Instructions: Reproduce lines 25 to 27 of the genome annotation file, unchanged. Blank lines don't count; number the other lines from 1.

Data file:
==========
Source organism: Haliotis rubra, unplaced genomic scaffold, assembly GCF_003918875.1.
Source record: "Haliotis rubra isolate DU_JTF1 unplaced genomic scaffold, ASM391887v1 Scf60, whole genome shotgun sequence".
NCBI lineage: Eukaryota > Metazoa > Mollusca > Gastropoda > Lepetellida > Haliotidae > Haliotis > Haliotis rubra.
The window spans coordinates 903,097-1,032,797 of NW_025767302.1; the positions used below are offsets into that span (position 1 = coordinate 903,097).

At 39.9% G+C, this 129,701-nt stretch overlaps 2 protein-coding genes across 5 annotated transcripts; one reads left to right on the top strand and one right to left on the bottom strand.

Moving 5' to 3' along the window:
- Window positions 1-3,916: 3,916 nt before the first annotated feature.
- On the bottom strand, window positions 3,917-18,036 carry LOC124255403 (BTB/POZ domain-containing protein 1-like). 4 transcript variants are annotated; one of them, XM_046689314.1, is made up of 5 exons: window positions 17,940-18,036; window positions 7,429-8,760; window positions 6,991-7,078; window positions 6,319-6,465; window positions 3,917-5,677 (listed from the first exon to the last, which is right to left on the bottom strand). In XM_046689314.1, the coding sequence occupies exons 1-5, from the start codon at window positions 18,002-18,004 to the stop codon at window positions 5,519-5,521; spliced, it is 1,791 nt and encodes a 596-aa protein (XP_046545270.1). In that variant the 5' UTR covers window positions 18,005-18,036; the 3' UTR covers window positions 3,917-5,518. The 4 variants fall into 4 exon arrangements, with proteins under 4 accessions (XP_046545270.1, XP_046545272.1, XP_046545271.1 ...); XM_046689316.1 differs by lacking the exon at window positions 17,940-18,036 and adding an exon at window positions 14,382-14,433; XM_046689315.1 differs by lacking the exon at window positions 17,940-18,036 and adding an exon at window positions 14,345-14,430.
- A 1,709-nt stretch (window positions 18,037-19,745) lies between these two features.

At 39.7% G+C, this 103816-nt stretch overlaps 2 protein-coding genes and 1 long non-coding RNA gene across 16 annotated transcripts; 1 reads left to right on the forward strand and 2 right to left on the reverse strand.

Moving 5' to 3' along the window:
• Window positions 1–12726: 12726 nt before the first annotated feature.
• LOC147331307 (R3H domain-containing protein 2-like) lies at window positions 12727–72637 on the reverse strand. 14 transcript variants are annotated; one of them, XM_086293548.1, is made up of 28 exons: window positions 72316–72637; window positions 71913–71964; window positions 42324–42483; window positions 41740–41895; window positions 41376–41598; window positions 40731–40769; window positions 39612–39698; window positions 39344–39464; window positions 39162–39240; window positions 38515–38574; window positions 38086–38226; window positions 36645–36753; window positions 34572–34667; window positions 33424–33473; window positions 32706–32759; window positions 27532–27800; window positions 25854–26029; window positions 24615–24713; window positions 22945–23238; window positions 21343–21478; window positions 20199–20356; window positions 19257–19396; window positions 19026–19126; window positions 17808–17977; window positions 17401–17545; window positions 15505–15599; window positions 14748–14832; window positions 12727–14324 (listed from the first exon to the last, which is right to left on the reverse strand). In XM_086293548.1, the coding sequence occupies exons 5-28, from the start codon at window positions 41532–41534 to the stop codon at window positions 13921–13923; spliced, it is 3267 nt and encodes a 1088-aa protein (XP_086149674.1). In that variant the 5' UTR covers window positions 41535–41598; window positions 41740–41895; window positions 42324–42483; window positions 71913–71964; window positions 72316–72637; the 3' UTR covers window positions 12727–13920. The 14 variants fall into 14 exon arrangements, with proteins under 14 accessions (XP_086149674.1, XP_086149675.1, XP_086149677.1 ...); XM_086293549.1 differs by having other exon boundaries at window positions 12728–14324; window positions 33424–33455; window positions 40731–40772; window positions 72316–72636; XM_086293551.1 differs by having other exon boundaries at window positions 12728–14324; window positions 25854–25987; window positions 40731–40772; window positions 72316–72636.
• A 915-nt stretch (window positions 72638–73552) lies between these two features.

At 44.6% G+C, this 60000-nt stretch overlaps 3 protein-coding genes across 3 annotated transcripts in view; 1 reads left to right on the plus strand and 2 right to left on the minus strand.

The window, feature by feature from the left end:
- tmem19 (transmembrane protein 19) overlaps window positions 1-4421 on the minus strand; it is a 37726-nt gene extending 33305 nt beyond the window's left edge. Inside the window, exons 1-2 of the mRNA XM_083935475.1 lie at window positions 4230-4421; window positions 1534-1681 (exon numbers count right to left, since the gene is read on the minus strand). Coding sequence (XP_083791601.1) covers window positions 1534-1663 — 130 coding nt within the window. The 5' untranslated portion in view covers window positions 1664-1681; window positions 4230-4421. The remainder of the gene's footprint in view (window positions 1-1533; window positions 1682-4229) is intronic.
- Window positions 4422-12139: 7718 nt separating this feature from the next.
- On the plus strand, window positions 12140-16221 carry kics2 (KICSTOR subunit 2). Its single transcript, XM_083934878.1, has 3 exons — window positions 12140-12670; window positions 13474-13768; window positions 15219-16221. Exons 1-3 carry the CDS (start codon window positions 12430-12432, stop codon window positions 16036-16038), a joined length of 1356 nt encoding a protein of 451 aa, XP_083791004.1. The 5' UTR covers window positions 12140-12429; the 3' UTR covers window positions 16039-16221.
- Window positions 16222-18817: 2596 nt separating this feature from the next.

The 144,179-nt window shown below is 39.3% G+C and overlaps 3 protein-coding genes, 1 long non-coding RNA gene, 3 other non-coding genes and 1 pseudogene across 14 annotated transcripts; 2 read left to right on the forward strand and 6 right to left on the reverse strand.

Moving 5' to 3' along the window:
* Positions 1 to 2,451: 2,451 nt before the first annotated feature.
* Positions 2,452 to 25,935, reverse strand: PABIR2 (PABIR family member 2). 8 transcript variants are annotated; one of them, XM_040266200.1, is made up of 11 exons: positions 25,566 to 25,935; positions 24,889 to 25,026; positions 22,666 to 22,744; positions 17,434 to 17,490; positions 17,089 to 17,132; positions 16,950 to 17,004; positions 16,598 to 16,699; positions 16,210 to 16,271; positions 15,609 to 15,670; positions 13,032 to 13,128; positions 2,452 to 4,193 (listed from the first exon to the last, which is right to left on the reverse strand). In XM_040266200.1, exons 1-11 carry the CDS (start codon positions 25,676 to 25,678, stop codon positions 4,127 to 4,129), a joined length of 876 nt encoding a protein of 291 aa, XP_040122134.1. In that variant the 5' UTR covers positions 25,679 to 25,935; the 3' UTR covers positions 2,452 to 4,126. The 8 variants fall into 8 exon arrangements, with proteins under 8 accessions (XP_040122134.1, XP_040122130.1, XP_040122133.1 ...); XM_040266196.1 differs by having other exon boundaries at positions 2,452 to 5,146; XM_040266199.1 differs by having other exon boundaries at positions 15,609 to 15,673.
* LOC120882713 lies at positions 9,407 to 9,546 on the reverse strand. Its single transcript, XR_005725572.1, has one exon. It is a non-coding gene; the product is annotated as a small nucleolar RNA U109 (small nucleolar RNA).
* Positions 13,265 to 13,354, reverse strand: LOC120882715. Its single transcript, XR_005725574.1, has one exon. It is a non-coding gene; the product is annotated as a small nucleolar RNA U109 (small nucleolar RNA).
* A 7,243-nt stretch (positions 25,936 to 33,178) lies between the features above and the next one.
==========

* LOC120882713 lies at positions 9,407 to 9,546 on the reverse strand. Its single transcript, XR_005725572.1, has one exon. It is a non-coding gene; the product is annotated as a small nucleolar RNA U109 (small nucleolar RNA).
* Positions 13,265 to 13,354, reverse strand: LOC120882715. Its single transcript, XR_005725574.1, has one exon. It is a non-coding gene; the product is annotated as a small nucleolar RNA U109 (small nucleolar RNA).
* A 7,243-nt stretch (positions 25,936 to 33,178) lies between the features above and the next one.